The largest animal in the world was once brought shockingly close to extinction by relentless whaling. There used to be over 250,000 blue whales in our oceans, but hunting reduced blue whale numbers to just a few hundred. Although the hunting of blue whales is now banned by the International Whaling Commission, there are still very few blue whales compared to the days before whaling. Continue to read on or download the fact sheet to learn more blue whale facts.
What do they look like?
Blue whales are named for the beautiful aquamarine colour they appear when underwater, but when at the surface the skin actually looks a mottled blue-grey. This mottling pattern is different on each blue whale and so can be used to identify individuals.
When a blue whale is at the ocean’s surface, you may be able to spot the small fin on its smooth back, near the tail, and see a tall column of water vapour, reaching up to 12 metres high, as the whale exhales.
Two ‘types’ (subspecies) of blue whales are found around Australia: the Antarctic blue whale and pygmy blue whale. Antarctic blue whales grow up to 30 metres, while pygmy blue whales are smaller but despite their name still grow to 24 metres in length.
What’s their lifecycle?
Antarctic blue whales are extremely long-lived animals, living up to an incredible 90 years, while pygmy blue whales live to around 50 years. Adult female blue whales usually give birth to an infant every two to three years, after a pregnancy of approximately 11 months. Females nurse their young for around 7 months.
Considering their immense size, blue whales feed on surprisingly small prey – tiny shrimp-like creatures called krill. They therefore have to eat an incredible amount of krill, up to 8 tonnes each day, to sustain themselves. They may either feed at or near the surface, lunging at a school of krill with their mouths open, or dive down to incredible depths for their meal. Blue whales can dive down to 500 metres where they can remain for around 50 minutes before having to return to the surface for air.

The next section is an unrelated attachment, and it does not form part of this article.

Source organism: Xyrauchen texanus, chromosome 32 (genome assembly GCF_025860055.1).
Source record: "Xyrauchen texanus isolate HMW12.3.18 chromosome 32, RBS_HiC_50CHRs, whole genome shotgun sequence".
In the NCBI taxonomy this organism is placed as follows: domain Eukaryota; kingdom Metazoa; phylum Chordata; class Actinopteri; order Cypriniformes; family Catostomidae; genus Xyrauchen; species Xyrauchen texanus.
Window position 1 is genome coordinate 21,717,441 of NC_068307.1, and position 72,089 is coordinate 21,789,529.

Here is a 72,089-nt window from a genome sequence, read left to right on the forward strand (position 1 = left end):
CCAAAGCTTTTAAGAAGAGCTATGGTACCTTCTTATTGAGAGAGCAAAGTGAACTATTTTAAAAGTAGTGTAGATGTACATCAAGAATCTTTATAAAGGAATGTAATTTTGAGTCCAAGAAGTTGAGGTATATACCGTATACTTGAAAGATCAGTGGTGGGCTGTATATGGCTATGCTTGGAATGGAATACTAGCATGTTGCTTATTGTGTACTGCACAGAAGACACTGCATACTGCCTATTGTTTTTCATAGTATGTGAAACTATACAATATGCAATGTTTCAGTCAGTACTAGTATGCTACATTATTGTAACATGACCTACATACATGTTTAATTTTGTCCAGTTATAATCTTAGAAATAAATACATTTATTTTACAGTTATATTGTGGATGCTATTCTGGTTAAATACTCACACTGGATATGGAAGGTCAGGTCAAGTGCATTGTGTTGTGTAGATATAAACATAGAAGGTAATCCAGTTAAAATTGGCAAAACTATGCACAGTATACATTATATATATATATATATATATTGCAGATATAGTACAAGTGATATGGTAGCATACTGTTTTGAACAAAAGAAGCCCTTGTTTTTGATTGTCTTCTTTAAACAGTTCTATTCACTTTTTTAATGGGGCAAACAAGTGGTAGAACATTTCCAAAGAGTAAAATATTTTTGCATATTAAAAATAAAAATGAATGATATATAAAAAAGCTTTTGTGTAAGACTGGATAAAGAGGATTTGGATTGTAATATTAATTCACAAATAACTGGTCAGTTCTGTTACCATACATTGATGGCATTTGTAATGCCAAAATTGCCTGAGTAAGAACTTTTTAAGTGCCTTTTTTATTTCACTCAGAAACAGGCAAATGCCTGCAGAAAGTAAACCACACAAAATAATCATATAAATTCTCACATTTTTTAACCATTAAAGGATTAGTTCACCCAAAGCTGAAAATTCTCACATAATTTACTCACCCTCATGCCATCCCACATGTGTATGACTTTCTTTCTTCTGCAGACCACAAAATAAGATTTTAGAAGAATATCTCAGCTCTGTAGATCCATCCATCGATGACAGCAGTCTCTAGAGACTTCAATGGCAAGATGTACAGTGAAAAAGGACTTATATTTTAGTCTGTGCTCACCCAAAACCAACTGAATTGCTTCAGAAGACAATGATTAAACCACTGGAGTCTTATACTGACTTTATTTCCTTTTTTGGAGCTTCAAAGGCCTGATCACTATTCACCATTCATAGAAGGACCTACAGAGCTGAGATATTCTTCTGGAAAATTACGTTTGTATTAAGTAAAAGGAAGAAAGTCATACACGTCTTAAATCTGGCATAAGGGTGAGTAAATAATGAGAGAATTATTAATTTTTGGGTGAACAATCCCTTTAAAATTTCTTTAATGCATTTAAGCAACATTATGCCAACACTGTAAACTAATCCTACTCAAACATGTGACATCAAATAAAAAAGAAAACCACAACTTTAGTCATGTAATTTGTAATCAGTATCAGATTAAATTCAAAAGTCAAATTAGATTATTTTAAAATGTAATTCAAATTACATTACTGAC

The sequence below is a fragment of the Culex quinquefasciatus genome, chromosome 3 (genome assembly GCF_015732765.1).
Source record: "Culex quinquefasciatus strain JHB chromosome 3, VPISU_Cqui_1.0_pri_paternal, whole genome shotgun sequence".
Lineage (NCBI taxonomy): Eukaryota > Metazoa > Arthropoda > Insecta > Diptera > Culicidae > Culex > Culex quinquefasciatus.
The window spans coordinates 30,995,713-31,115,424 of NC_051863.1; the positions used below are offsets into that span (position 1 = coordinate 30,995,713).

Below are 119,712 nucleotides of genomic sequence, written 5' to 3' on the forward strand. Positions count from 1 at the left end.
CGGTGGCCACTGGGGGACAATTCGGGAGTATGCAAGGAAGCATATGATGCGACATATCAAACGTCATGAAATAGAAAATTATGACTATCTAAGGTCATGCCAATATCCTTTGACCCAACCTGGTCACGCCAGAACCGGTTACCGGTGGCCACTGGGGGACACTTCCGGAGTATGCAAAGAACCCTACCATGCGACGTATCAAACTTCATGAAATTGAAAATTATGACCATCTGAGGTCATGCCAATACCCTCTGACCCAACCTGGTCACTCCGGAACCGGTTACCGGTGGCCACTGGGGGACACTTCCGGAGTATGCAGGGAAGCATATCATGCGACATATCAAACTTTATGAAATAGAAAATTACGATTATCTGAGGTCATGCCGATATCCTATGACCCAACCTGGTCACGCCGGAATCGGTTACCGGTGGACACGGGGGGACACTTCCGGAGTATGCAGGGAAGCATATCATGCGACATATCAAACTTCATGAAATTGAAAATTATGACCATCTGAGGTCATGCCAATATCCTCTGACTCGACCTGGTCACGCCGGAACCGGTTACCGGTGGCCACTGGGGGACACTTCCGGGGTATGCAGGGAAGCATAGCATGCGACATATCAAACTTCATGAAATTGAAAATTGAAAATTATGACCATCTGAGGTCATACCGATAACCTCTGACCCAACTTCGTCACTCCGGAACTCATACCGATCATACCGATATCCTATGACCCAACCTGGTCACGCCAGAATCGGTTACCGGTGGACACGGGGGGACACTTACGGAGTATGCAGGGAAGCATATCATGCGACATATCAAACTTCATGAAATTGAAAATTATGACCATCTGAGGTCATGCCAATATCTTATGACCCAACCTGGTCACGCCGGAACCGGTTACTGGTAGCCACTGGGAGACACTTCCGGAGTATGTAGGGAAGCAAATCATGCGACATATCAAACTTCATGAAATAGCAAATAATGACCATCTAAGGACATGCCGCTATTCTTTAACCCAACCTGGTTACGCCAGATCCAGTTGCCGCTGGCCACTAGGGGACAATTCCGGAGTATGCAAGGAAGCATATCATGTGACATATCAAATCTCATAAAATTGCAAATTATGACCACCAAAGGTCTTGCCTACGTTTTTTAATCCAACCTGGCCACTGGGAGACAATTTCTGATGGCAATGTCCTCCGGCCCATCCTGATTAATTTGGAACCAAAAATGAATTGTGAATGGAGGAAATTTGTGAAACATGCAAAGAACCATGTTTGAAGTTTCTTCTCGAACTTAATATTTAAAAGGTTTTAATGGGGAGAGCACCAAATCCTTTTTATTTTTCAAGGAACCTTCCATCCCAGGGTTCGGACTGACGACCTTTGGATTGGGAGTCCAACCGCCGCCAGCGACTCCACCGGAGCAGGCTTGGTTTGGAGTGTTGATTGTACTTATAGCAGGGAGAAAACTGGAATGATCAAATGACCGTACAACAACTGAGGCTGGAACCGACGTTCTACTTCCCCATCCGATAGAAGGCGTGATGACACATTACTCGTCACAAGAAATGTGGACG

What threats do they face?
Key feeding areas are vital for blue whales, and so anything that poses a risk to these critical areas poses a threat to blue whales. In recent years, ocean noise pollution around key feeding areas in Australia has increased. This noise, which comes from ships and seismic testing by oil and gas companies, could result in deterring blue whales from their important feeding areas.
Blue whales are also at risk from collisions with boats, known as ‘ship strikes’, which can be fatal. This is a particular threat where busy shipping lanes overlap with key areas of habitat.
Like many animals, climate change may also threaten the future of blue whales. Climate change is predicted to change ocean currents and temperature, which could alter blue whale habitats and affect the availability and distribution of their food. In light of such change, human activities, such as krill fisheries, could put additional pressure on this endangered mammal.
Where can I see them?
Around Australia, there are a number of important areas offshore where blue whales feed: the Perth Canyon, Kangaroo Island and the Bonney Upwelling off South Australia and Victoria. The place you’re most likely to see blue whales from shore is Geographe Bay, Western Australia, as they pass through between October and December.
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